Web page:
Doing cool shit – M+AD talks to Conscious Crossing’s Steve Hansen

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Clemenger creative Steve Hansen is back on the job in Wellington, quickly recovering from his heady adventures in France last month where he picked up several trophies at this year’s Cannes Festival –including Silver and Bronze Lions for his Conscious Crossings, designed to make people more aware around railway crossings.

Hansen (a creative designer at the agency) and Conscious Crossings were already winners of multiple awards, taking a fistful at Axis 2017, including the Grand Axis. He has also achieved a No 1 ranking in Campaign Brief’s BestAds over the last two years.

He is a graduate of Auckland’s Media Design School, rated by many as the top digital design school in Asia Pacific. Hansen is proud of his time at MDS, and credits it with much of his success.

He agreed to a short Q+A with M+AD …

Conscious Crossing was a big success at Cannes and Axis. How did your team come up with the idea?
We wanted to create something that changed behaviour in the moment. While traditional comms change behaviour away from the problem, we wanted to find a way to get pedestrians switched on in the moment it mattered.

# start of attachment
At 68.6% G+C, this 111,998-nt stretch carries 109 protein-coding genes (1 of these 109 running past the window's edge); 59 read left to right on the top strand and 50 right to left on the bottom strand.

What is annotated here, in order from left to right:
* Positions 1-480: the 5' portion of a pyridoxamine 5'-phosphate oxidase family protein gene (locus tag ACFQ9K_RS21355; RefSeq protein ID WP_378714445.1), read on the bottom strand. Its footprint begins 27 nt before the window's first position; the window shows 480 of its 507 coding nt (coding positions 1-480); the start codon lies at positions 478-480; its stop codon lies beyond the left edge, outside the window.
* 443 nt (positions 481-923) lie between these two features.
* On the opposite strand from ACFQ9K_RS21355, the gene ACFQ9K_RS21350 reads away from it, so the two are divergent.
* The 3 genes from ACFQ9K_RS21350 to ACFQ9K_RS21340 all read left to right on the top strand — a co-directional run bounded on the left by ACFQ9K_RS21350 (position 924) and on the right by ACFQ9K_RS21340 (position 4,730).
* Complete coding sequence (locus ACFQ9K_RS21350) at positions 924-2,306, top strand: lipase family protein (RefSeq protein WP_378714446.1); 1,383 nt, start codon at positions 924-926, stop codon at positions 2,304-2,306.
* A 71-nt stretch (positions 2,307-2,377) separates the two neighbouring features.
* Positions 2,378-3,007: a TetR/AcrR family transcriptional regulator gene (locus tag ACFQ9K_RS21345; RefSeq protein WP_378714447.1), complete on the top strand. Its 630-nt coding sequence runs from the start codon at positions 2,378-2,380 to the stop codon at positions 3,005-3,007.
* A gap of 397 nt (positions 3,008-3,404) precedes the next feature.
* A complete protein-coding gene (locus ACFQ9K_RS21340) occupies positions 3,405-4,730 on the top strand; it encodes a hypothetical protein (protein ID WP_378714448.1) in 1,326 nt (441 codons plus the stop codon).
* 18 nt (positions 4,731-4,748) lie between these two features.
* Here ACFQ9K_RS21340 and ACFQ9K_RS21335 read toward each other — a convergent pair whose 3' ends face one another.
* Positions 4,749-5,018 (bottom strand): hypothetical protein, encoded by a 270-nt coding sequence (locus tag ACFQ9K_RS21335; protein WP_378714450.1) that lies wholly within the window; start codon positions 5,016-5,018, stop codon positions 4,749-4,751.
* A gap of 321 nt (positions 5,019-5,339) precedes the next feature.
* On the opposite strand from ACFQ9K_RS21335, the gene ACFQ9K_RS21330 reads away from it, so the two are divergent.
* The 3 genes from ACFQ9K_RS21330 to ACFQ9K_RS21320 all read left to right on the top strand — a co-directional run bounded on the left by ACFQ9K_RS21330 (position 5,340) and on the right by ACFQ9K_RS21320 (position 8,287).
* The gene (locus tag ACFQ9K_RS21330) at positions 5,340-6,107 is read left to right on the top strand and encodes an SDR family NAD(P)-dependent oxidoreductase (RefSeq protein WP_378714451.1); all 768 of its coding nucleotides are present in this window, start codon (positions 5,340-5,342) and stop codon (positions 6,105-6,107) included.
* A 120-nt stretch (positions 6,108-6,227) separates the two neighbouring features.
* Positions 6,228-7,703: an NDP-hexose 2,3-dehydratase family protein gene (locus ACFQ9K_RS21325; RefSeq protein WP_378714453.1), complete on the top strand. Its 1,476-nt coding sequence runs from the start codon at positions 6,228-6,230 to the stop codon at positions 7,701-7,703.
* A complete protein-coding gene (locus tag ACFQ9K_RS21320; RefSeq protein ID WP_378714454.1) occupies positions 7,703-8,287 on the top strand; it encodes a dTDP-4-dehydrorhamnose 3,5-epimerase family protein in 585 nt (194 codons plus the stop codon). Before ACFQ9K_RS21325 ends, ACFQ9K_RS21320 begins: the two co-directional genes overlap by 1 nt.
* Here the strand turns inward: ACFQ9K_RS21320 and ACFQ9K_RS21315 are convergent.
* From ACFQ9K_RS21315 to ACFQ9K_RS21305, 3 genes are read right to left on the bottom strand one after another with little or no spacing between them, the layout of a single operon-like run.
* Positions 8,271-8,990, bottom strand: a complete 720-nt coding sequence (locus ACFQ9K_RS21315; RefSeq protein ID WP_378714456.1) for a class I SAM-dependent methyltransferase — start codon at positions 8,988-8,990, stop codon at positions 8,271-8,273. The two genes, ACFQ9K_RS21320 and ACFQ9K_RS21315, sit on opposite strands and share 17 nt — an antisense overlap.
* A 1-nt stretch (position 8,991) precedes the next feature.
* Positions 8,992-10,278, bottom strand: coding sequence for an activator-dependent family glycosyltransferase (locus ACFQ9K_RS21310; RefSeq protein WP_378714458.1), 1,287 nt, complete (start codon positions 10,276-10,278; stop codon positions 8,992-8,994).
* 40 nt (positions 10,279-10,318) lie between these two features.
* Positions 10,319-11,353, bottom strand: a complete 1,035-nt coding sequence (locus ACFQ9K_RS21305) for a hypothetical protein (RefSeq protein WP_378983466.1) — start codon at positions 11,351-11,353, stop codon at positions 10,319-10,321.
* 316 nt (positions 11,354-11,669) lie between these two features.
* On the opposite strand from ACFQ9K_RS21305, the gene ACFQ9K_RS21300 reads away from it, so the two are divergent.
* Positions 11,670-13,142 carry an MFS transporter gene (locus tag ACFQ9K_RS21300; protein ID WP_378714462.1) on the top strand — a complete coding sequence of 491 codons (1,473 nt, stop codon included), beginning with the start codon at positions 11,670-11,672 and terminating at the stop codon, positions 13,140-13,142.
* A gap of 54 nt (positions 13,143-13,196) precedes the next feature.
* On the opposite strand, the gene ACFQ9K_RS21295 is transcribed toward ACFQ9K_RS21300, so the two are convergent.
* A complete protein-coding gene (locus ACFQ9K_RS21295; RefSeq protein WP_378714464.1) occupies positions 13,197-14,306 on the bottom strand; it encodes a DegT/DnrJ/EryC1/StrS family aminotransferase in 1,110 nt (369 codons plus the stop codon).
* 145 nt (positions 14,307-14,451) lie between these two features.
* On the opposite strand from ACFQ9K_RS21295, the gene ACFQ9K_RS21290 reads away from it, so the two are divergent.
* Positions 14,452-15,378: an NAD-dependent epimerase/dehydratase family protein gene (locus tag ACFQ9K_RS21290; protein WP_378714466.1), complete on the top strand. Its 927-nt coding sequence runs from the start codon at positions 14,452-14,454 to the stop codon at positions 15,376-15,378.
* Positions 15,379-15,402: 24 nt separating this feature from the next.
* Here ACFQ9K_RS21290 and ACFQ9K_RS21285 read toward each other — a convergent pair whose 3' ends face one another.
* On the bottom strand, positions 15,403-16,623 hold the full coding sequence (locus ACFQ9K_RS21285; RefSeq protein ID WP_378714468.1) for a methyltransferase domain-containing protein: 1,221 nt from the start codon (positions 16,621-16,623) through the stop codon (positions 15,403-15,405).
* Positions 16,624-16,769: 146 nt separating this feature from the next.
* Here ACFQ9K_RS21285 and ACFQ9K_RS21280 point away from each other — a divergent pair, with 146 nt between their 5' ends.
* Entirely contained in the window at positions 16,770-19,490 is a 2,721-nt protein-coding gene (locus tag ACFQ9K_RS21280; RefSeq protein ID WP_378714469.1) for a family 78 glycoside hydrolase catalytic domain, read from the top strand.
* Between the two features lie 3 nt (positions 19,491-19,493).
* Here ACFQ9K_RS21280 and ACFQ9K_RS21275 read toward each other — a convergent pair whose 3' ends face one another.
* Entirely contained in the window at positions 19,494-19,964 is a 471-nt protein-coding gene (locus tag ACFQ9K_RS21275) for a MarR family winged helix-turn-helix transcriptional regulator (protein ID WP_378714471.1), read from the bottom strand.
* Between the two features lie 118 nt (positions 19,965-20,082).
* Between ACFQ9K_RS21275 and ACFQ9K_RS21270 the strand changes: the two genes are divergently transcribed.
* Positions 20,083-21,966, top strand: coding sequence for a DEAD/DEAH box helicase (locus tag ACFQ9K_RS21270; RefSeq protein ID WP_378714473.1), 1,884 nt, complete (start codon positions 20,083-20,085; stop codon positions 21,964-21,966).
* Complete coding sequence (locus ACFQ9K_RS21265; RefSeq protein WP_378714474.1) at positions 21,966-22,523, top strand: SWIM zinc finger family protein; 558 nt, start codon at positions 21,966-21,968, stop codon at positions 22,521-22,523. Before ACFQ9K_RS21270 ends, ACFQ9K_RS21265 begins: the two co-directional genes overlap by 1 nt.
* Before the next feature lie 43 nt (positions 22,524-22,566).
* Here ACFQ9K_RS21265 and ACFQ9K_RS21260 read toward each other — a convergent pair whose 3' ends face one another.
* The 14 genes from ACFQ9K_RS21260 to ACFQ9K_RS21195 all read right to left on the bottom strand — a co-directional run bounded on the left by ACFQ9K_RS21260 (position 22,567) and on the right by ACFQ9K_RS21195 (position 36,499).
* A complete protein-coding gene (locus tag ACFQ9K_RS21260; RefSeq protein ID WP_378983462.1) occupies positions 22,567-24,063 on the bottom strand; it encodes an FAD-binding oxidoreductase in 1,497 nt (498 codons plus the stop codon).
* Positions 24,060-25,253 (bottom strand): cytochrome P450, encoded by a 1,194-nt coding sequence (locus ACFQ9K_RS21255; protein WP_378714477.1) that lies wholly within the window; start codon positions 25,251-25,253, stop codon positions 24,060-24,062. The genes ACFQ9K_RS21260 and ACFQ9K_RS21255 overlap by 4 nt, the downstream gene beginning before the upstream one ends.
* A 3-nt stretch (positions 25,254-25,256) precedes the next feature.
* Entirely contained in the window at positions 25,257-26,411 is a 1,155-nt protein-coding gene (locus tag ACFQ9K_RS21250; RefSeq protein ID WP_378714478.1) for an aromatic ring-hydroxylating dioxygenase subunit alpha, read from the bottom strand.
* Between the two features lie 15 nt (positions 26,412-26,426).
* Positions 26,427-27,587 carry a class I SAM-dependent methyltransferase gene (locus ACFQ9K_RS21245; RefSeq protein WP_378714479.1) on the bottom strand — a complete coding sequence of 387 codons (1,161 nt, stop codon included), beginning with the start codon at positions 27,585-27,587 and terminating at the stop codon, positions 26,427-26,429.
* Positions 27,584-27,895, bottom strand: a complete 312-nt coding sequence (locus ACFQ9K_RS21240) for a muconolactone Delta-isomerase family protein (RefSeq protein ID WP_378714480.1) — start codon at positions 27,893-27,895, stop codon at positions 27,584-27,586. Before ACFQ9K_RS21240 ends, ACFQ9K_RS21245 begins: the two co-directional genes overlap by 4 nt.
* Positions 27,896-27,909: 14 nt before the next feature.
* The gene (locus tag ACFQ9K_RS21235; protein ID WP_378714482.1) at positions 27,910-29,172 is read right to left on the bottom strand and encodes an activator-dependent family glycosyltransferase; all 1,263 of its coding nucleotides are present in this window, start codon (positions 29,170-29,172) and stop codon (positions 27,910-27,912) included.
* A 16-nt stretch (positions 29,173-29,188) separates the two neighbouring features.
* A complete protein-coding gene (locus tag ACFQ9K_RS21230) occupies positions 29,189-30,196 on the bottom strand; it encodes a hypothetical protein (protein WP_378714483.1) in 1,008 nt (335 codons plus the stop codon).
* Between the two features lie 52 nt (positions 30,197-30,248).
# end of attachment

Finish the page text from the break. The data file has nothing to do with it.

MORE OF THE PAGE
The budget was super tight so this meant that we really had to take ownership of the project not just from concept, but getting our tape measures out at the railway level crossings, through to the design of the gates, which we worked closely with a local metal fabricator to bring it to life.

With this in mind, it was great to see it get so much love at Axis and at other international shows.

Do you ride trains often?
Not on a daily basis, personally. But a big part of our job is to get into the minds of our audience. So, when the brief came about we found ourselves jumping on board and heading up the lines to observe user behaviour at the crossings and to chat to regular pedestrians which gave us great insights to the brief.

How big a role does your Samoan heritage play in your agency life?
Ha. I guess it’s no secret that Samoans are few and far between in this industry. I think when I started there was only one other Samoan in the NZ industry (shoutout Wiki) and we were both junior creatives.

But there’s definitely an advantage to my Samoan background. As the wider NZ landscape continues to change, it’s so important to reflect the diversity and cultures out there.

My own personal heritage gives me a unique perspective, which especially comes in handy on the big social change briefs that we get a lot of at Clemenger BBDO|Touchcast here in Welly.

How long ago were you at Media Design School?
I was at MDS in 2008. It was a great launch pad for my career. It helped give me a great insight into what to expect from the industry and gave me the book I needed to step straight out of MDS into an agency – where the hard work really began.

Luckily MDS made this transition to agency life seamless. And I found the beer fridge pretty easily, too.

Where is your career heading?

Doing more cool shit. Stay tuned.

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